“Saturday Night Live” and the Trump era

“Comedy is very powerful,” SNL creator Lorne Michaels told 60 Minutes in 2004. “And there’s no protection against it.”

“The People’s Court” was the latest Saturday Night Live skit for Alec Baldwin in his role as President Donald Trump. Arguing on behalf of his immigration order, Baldwin’s Trump faced a tough judge, who warned him: “First of all, Mr. Trump, you understand this is a TV court, right?”

“That’s OK. I’m a TV president,” the actor replied.

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Alec Baldwin as President Donald Trump on “Saturday Night Live.” 

NBC/Broadway Video

An estimated 10.8 million viewers tuned into that episode of “Saturday Night Live,” making it the show’s most-watched telecast in six years, and contradicting President Trump’s repeated claims that the NBC show is “failing.”

In fact, it’s thriving, with its most popular sketches routinely pegged to the political news cycle. This week alone, The Washington Post covered Trump’s disapproval of Melissa McCarthy’s impression of press secretary Sean Spicer, and there was also outrage over Stephen K. Bannon, Trump’s chief strategist, being portrayed as the Grim Reaper.

“Comedy is very powerful. And there’s no protection against it. Comedy is the thing that comes from an openness and a freedom.” SNL creator Lorne Michaels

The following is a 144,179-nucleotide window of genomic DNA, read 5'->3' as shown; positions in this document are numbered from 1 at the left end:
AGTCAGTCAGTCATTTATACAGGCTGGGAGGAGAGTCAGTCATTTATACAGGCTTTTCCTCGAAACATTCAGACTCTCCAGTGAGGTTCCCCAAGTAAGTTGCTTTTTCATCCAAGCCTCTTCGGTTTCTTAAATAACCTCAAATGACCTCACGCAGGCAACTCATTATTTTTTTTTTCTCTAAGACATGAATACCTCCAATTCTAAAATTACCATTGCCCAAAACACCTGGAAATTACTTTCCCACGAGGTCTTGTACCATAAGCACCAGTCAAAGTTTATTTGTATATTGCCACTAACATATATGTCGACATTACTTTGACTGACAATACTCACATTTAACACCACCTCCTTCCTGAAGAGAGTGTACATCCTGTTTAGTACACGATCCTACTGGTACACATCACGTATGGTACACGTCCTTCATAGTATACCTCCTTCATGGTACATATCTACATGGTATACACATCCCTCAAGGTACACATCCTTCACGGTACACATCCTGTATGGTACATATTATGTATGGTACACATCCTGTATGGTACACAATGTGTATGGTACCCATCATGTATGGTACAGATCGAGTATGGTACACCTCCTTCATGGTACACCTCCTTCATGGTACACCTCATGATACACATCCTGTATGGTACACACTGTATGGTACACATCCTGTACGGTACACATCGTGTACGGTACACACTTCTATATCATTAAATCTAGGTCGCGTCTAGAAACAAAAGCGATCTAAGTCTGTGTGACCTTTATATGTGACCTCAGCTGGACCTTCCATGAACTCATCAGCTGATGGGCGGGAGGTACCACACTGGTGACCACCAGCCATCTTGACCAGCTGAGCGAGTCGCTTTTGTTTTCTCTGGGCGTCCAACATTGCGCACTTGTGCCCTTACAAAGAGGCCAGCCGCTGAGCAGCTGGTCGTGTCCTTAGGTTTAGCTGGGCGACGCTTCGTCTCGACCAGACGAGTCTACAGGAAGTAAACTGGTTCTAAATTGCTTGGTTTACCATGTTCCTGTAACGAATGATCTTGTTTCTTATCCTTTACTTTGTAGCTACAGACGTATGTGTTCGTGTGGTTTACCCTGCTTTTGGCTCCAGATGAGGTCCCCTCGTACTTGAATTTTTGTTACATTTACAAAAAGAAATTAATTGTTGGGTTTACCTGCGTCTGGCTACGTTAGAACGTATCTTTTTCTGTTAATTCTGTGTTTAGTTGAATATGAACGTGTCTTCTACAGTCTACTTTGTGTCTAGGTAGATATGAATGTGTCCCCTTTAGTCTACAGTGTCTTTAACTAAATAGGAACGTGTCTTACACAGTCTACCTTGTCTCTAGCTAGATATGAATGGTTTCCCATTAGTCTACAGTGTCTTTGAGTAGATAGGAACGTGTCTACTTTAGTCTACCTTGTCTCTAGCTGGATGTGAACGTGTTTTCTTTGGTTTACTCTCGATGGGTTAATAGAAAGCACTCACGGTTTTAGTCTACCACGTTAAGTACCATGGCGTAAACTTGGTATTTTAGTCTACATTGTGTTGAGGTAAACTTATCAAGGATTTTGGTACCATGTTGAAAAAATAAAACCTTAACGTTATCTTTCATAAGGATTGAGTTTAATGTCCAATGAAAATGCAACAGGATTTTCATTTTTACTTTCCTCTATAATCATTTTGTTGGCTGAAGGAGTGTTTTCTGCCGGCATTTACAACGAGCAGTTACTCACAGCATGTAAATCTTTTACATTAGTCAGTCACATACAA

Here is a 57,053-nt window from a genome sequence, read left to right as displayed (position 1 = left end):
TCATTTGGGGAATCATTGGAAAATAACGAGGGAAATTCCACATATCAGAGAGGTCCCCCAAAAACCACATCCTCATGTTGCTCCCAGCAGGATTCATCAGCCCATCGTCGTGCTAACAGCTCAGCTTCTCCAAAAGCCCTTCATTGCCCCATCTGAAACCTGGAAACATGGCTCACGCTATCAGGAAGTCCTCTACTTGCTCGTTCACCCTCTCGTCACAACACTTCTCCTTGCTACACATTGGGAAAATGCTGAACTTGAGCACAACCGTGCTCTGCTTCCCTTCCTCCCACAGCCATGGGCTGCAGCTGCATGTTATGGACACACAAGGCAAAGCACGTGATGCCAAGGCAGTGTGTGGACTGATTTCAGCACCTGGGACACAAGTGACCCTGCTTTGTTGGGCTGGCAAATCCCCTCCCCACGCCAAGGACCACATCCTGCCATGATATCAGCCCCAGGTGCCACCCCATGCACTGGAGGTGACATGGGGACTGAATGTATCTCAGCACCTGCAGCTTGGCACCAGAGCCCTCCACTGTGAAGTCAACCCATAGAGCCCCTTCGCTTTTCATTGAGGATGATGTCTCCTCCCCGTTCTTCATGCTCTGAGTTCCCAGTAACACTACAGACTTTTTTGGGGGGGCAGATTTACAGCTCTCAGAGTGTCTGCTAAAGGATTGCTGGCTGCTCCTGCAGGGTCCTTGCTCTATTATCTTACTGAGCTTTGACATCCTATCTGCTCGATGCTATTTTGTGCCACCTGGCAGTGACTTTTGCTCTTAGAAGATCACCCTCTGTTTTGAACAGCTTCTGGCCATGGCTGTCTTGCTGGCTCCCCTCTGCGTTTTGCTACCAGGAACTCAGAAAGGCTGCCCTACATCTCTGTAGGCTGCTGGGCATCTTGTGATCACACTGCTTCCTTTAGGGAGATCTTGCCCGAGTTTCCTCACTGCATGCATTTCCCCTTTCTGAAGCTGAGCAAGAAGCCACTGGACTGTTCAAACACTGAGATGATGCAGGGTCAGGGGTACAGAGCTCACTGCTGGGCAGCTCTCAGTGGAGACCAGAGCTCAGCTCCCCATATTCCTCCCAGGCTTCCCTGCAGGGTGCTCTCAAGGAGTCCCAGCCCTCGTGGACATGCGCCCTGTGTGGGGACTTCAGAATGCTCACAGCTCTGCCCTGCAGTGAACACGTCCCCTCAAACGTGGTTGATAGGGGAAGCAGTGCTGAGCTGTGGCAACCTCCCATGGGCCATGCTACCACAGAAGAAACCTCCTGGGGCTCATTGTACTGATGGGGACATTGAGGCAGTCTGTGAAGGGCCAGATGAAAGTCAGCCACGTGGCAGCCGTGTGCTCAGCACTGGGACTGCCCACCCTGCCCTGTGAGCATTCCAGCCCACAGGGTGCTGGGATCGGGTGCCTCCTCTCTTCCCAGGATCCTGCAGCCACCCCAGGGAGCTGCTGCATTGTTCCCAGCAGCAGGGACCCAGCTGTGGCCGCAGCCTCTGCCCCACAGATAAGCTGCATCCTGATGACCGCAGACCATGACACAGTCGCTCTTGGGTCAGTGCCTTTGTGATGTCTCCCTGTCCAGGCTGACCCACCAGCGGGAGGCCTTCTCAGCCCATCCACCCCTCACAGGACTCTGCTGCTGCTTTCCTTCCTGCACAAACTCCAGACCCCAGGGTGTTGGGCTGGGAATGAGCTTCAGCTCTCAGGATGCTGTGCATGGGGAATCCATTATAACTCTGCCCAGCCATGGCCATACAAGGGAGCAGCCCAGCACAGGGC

When two Democratic senators chided Trump over his handling of a global security issue while at his Mar-a-Lago club, their statement said: “This is America’s foreign policy, not this week’s episode of ‘Saturday Night Live’.”

Every American president since Richard Nixon has felt the sting of SNL’s satire, but Trump has hit back the hardest, using Twitter to critique the show. It’s new territory for SNL -- and the American public -- when the U.S. president is its loudest critic.

In 2004, during the George W. Bush administration, SNL creator Lorne Michaels told 60 Minutes that he’d never been pressured, directly or indirectly, by a presidential administration to back off. And, Lesley Stahl’s report, “Live from New York,” examined the show’s long history of lampooning authority.

“Comedy is very powerful,” Michaels told Stahl in the 2004 interview. “And there’s no protection against it. Comedy is the thing that comes from an openness and a freedom.”

“Because you can make fun of the president,” Stahl said.

“And get paid for it,” Michaels replied.